After brostep saw off dubstep in hail of filtered bass and distortion, we were left with generation of UK artists, producers and DJ’s without a definable voice. Some sought refuge in the confines of the 4/4 beat and adapted their output for Techno and House environments, while others drifted along nostalgic paths and sifted through the remains of jungle, breaks and garage. It all however came to a head, and as all these genres influenced one another categories and sub categories soon became irrelevant. The music that resulted denied any classification and fell under wider scopes with titles like Bass and Future Garage. None of these denominations really stuck around much with only some having any relevance to the music they were trying to categorise. And today this heterogeneous temperament in electronic dance music has resulted in some of the best music and most innovative music to date. Artists like Bok Bok, Girl Unit and Mumdance have all paved the way and a new generation in the likes of Happa, Manni Dee and Deft have followed suite in redefining borders. Always Greener is the latest instalment, by Croydon native Deft, and encapsulates the previous paragraph perfectly. Like the city that bore him, Yip Wong has relinquished his dubstep roots some time ago. Encompassing a wide range of influences and ideas, his music has never settled on a single genre, but rather embraced them all and on the latest EP via WotNot this fortitude persists.
Like his past collaborator Manni Dee, Wong has also shifted between genres and influences to carve out a unique sound on Always Greener. With a song like Emeralds, the effects of these different elements become apparent as they mould themselves into what is distinctively a Deft sound. Hovering around a footwork tempo, it doesn’t quite establish it as such, since most of the parts are at half time. The beat is a variation on a dubstep theme with pads and sub bass moving along at a moderately slow pace. It is only a synth sequence flowing over at a ferocious speed that gives anything away of its original tempo. The rhythmic section of the track makes it impossible to type out this review in any efficient manner as the development escalates and wanes throughout its various phrases.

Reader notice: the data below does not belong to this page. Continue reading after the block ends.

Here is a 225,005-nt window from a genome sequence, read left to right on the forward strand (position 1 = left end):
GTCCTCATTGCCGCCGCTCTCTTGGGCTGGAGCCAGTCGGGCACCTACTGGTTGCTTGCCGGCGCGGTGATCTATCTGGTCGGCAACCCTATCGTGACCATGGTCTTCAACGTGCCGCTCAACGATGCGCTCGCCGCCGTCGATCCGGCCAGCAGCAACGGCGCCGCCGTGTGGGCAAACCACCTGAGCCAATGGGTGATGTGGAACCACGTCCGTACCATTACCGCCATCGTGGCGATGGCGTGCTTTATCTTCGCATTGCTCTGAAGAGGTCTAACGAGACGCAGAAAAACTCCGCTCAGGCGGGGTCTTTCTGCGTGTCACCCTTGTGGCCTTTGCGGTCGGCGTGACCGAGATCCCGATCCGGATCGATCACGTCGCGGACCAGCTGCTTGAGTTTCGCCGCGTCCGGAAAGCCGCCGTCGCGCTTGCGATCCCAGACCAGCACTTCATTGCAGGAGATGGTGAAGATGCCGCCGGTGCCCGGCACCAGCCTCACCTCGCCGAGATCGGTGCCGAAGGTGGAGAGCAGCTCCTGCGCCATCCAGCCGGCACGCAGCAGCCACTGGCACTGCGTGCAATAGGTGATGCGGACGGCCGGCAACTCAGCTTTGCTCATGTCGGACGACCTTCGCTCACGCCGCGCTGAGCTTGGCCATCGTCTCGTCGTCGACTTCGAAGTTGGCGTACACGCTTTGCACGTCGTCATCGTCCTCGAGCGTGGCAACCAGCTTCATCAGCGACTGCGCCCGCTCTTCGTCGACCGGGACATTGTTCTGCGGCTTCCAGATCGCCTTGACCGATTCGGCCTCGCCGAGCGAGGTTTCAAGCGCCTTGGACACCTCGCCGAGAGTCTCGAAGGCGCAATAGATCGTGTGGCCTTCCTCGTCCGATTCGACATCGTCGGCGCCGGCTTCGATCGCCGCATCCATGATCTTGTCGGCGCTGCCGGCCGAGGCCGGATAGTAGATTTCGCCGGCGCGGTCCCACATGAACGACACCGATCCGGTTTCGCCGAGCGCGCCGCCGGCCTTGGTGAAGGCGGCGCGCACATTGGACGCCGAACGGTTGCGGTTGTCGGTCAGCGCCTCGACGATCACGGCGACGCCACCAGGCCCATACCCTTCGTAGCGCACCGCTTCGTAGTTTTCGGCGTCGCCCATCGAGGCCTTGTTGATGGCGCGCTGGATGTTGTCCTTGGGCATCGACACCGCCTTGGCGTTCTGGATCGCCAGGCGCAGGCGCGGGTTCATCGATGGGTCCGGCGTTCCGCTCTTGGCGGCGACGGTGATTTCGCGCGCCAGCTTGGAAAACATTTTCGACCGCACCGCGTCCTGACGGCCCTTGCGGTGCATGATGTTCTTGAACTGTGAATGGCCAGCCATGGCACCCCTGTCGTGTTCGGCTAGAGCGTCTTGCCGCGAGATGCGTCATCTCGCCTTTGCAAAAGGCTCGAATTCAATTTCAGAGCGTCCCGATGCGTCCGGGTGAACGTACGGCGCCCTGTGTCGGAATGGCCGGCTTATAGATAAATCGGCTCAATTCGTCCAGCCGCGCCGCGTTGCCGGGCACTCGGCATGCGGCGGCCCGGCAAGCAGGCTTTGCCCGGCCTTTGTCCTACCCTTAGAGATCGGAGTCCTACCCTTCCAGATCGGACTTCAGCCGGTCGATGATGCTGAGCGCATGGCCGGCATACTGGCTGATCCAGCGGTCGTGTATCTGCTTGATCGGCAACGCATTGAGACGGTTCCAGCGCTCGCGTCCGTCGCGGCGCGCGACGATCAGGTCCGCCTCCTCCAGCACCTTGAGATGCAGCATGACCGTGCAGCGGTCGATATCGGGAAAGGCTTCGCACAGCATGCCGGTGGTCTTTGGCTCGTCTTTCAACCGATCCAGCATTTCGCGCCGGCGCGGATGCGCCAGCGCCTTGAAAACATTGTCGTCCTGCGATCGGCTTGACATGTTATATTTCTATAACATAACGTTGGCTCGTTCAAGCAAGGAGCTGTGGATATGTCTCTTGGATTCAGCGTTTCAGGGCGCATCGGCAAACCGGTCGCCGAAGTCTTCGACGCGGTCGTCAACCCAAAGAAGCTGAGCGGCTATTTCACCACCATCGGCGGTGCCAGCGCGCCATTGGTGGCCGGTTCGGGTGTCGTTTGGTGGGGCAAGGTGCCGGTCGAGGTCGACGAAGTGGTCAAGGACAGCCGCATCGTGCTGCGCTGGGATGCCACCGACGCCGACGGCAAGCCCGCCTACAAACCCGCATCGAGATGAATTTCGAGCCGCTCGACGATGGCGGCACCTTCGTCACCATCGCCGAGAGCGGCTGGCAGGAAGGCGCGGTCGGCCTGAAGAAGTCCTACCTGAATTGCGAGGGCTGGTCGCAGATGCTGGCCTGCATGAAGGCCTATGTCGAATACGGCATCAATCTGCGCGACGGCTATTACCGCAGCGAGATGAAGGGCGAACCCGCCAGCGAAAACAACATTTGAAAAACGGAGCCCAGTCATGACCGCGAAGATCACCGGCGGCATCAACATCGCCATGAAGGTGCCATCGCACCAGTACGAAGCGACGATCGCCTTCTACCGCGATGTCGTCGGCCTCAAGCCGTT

It is a predicament I face throughout, as the grooves of Always Greener are particularly captivating. The only time it settles on anything regular is during Octavia. Focussing on a garage like rhythmic motif for the beat, I presume the catchy bass hook will be the feature of many a DJ sets in the near future. It features another great element that is concurrent throughout the rest of the EP. The use of Vocal samples. They are always there throughout taking up various percussive and short melodic roles. I especially enjoyed the effect on Perky. A straight up footwork track layered with those distinctive half tempo pads. Various vocal samples breathe in and out in time with the 170 odd beats per minute. The song features another great device that stood out for me on this EP. The way the sub bass pitches up towards the first kick of each phrase, draws out that beat just a little before the anticipation gets too overwhelming. It works well and again calls attention to Deft’s mastery of rhythmic patterns on Always Greener. It is even evident in the break beat of A little Kiss.
That song closes off an EP that is a perfect example of a generation of artists not trying to conform to any Beatport categorisation, and like so many before it, it really throws years worth of record store cataloguing up in the year. The influences are diverse and their manifestations on the tracks are complicated. Judging from this release, it would have been easy for Deft to make a straightforward Garage, Footwork or Dubstep track, but he didn’t and instead he thought to